“Those were the ‘good old days’ when the pre-poppers primarily helped put together NAPM,” J.C. Evans continues his reminiscence. For those of us who do not know, what are pre-poppers? And what do jobber-distributors do? “These are different segments of the industry. We also had the popcorn processors and brokers, because many processors sold their corn exclusively through brokers. The manufacturers and wholesalers were the pre-poppers, in fact, because the theaters rarely popped on premises during that time.”

Machines were expensive, if you could even get one, J.C. Evans explains. “Pre-popped was much more convenient. All the wholesaler-distributors would deliver 50 folding cartons and a bag of ready-popped popcorn in volume to match. All that theaters needed to do was to get warmers and fill the boxes. This was an excellent cash control too, rather than dealing with a bunch of kernels and popping oil,” he opines. “Even though there are other ways today to duplicate that control, when popcorn was new to the industry, we had to first come up with all those things.”

At what time did exhibitors actually introduce popcorn to the movie going masses? “World War II put popcorn into every theater and onto the candy stands,” which, as J.C. Evans reminds us, they were still called back then. “Exhibitors couldn't get chocolate and candy anymore, because sugar—like oil, metal and pretty much everything else—was either rationed or not available. Fortunately, the people who owned commercial-size popcorn popping machines offered them something else to sell with a nice profit margin. While Gold Medal was a very small popcorn wholesaler in those days, we already shipped to North Carolina, and all over Indiana and Ohio. There were probably no more than a dozen pre-poppers in 1941, and they were mainly seed companies too. But, more frequently, the candy companies got into the popcorn business when they had nothing left to sell. In a heartbeat, they carved up the few commercial poppers that were still available. You have to remember that, by late 1941, manufacturing plants and factories were converted to the war effort. The defense industry had priority to control all metal. Steel, aluminum…you couldn't get anything to manufacture popcorn machines. They were not available at any price.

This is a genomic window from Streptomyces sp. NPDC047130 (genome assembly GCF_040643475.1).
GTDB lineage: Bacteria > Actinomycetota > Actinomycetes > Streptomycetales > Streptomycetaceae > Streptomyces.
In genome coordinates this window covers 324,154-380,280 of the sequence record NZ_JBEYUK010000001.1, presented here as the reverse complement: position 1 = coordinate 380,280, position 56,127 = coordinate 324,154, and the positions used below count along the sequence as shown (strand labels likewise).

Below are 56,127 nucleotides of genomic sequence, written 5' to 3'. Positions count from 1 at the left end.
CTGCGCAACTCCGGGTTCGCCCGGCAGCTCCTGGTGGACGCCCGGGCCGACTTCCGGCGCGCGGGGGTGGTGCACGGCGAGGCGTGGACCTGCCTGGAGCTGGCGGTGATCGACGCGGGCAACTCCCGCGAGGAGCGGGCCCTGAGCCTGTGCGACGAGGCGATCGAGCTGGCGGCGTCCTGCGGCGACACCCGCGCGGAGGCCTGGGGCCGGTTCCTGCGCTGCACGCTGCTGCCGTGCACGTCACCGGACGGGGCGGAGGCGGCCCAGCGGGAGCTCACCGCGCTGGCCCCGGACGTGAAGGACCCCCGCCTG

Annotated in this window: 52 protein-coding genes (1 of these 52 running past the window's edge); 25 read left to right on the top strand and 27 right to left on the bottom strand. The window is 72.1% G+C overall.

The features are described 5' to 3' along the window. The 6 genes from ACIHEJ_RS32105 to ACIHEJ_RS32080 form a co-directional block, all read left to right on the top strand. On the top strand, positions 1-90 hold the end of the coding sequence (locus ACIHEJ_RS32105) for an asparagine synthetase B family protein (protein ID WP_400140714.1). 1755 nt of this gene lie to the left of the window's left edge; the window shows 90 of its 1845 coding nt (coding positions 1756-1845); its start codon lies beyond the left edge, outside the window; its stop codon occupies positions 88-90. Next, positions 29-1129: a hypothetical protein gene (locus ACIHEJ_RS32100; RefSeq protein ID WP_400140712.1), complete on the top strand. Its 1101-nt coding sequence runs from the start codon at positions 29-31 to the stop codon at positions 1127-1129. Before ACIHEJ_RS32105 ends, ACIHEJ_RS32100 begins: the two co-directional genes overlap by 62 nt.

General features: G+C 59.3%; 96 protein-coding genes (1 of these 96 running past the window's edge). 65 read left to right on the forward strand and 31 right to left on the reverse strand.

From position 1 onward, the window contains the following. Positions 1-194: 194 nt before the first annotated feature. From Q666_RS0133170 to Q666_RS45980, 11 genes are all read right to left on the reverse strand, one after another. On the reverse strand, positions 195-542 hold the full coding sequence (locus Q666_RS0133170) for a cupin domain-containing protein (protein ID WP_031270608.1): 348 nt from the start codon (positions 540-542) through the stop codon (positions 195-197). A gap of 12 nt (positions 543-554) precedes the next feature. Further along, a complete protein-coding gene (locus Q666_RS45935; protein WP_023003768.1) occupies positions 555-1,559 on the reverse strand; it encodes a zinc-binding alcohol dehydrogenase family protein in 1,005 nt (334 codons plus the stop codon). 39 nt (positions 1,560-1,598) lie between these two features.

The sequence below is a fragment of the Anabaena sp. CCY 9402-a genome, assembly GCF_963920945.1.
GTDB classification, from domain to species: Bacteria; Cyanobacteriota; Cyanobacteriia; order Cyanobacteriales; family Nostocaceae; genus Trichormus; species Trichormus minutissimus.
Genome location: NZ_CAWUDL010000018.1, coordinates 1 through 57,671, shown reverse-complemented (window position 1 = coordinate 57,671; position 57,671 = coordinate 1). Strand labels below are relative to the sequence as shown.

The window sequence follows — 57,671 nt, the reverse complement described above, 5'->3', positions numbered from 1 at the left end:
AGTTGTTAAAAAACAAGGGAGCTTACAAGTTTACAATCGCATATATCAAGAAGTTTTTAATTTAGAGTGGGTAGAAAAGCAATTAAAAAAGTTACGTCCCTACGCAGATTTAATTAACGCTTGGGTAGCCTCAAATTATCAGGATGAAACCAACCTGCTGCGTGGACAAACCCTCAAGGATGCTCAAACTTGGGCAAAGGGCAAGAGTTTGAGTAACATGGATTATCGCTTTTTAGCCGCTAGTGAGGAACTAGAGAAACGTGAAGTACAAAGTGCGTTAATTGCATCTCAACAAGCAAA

“Most of the theater owners who had sold popcorn before the candy shortage,” he continues, “were ‘small town’ or in ‘less than elegant’ neighborhoods.” J.C. Evans is convinced that popcorn was already sold in those types of theaters during the 1930s. “When the popcorn side of our business started to grow, we were first selling to theaters that were located in not the most prestigious neighborhoods off the fringes of downtown Cincinnati,” he further recalls. “I remember my dad commenting at breakfast one morning in 1940 or 1941, after making a sales call on the RKO Paramount Theater on McMillan Street. The manager had told him, ‘Popcorn!! I’ll close this damn theater before I ever sell popcorn here.’ All the better theaters felt that way, at least while they could still get candy. I have never forgotten this.”

By that time, Gold Medal also sold to several small-town theaters, one of which comes to J.C. Evans’ mind distinctly because his wife had property in the town. “This brought back memories of stenciling burlap bags with Henn Theater, Murphy, North Carolina,” he chuckles. Amazingly enough, not only is the Henn still around today, it shows first-run product too.

After the war, as materials and equipment were available once again, Gold Medal became a dealer for Star Manufacturing. “There was a nationwide trucker strike,” J.C. Evans recounts. “It was nasty; they weren't even hauling consumer goods. So my dad hired a heavyweight boxer who also drove a truck. We rented a flatbed trailer and went out to St. Louis and filled it with theater-model popcorn machines, unloaded in Cincinnati and, because we had orders for another truckload, went right back.”

Was that fun for the young Evans? “I was a student and I worked for my dad after school. Yes, that was fun to me. If our company had been a corporation, there’s no way I would have been allowed to work. But it was a family business… Although, as a kid I wasn't really talking to customers, I remember unloading my first trailer full of 100-pound bags of corn... And I only weighed 130 pounds then,” he emphasizes with a laugh. “It was a triumph!”

When J.C. Evans was a sophomore or junior at the Cincinnati College of Business, “I took an almost 4,000-mile trip to call on dealers. You went to ‘Film Row’—and every city had one then—to see the guys that were in the business. That’s where I got my start. Gosh, no. I don’t remember my first sale,” he answers our question. “I thought I was doing pretty good, but at only 20 years old trying to sell popcorn machines…any sale seemed great.”